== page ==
Apurinic/apyrimidinic (AP) endonuclease (APE; EC 184.108.40.206) plays a central role in repair of DNA damage due to reactive oxygen species (ROS) because its DNA 3'-phosphoesterase activity removes 3' blocking groups in DNA that are generated by DNA glycosylase/AP-lyases during removal of oxidized bases and by direct ROS reaction with DNA. The major human APE (APE-1) gene is activated selectively by sublethal levels of a variety of ROS and ROS generators, including ionizing radiation, but not by other genotoxicants- e.g., UV light and alkylating agents. Increased expression of APE mRNA and protein was observed both in the HeLa S3 tumor line and in W138 primary fibroblasts, and it was accompanied by translocation of the endonuclease to the nucleus. ROS-treated cells showed a significant increase in resistance to the cytotoxicity of such ROS generators as H2O2 and bleomycin, but not to UV light. This 'adaptive response' appears to result from enhanced repair of cytotoxic DNA lesions due to an increased activity of APE-1, which may be limiting in the base excision repair process for ROS-induced toxic lesions.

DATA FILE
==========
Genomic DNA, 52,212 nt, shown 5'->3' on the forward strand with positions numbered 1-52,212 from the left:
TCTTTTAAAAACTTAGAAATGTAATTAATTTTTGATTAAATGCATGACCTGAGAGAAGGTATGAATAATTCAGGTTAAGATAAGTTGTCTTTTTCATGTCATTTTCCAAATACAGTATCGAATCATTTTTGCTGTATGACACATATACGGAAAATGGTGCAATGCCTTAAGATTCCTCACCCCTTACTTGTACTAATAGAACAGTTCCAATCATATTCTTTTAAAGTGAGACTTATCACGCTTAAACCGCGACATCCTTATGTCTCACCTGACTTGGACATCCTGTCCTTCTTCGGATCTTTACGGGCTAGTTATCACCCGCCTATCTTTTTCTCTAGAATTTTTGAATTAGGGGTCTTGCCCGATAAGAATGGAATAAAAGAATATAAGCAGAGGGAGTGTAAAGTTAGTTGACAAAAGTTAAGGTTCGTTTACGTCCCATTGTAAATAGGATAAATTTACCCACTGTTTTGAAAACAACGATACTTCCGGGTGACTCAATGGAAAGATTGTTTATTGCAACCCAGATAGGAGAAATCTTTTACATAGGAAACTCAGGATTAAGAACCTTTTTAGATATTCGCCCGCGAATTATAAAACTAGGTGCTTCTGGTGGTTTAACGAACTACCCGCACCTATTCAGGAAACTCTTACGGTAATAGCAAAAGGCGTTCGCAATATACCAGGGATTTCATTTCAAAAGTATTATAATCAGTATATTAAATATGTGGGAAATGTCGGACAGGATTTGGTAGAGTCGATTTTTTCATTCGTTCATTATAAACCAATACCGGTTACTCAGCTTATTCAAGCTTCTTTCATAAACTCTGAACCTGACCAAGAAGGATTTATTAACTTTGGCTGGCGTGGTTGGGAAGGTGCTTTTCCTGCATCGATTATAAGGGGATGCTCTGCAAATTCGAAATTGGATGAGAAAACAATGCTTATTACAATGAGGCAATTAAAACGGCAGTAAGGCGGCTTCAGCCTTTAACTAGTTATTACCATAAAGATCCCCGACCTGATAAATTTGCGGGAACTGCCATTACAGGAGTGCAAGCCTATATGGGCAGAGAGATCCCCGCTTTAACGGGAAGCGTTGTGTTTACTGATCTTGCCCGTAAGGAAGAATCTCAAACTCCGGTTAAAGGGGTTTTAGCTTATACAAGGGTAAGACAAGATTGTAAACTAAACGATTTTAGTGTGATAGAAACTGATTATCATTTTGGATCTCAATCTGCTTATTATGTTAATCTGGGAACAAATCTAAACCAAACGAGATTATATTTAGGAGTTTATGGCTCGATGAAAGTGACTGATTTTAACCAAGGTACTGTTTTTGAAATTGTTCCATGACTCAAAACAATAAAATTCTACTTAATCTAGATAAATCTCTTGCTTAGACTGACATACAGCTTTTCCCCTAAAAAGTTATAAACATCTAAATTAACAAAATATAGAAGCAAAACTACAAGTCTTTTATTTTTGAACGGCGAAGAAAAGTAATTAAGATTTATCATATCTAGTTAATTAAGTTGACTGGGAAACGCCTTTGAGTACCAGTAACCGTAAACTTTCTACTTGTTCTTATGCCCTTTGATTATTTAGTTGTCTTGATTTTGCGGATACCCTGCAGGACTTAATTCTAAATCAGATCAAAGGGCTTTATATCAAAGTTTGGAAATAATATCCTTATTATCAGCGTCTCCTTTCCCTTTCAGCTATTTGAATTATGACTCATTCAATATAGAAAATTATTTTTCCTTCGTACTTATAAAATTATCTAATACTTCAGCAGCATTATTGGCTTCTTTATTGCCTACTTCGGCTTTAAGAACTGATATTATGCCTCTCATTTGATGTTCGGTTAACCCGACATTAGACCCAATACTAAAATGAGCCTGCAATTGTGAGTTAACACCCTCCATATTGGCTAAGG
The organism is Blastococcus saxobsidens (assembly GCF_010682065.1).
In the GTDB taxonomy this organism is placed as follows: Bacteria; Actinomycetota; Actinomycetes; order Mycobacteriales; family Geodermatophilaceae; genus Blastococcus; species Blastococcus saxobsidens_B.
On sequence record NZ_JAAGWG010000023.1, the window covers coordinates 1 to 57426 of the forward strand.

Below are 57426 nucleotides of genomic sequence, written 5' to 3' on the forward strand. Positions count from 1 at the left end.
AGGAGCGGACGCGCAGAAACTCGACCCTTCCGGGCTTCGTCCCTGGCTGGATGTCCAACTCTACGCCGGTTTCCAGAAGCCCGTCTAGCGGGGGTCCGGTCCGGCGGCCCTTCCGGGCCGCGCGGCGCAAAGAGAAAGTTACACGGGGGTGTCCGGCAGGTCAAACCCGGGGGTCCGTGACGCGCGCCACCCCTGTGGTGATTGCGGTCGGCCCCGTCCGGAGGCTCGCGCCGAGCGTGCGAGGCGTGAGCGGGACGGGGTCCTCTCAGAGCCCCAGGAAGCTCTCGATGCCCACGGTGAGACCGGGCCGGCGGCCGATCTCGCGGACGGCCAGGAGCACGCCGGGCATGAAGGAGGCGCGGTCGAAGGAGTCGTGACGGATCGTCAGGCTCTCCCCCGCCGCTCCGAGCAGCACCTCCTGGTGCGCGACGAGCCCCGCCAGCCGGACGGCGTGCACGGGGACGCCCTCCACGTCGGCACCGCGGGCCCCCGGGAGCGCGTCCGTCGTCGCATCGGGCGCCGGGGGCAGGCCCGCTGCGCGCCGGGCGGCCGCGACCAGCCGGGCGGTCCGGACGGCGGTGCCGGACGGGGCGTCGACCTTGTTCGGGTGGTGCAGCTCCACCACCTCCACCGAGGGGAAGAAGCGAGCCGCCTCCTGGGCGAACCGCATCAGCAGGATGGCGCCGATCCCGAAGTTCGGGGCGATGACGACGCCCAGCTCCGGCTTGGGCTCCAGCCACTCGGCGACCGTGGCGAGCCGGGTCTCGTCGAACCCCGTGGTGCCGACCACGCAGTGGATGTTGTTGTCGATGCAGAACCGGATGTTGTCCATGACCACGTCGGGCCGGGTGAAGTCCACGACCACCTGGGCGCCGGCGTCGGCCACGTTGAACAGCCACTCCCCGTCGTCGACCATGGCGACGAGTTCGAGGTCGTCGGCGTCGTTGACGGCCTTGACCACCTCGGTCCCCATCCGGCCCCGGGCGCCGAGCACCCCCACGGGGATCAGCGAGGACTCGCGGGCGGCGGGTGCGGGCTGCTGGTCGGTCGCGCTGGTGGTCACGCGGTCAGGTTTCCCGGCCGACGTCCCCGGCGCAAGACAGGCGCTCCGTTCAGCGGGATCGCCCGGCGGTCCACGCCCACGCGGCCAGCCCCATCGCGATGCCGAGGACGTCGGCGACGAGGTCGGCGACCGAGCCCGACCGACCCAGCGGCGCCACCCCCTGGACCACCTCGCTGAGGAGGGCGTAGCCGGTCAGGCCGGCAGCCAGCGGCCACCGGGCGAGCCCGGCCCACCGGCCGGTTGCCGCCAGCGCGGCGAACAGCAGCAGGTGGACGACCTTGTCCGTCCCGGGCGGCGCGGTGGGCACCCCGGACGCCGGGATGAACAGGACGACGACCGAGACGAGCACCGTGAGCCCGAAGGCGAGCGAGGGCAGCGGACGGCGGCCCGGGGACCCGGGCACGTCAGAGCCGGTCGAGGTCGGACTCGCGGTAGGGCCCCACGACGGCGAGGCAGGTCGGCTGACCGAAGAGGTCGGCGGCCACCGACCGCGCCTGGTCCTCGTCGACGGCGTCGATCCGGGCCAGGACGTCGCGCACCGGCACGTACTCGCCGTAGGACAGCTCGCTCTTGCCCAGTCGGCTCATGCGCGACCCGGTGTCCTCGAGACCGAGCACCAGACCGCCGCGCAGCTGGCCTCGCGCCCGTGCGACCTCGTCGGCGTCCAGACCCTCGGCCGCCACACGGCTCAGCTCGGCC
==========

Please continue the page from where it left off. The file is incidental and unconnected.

|Original language||English (US)|
|Number of pages||6|
|Journal||Proceedings of the National Academy of Sciences of the United States of America|
|State||Published - Apr 28 1998|
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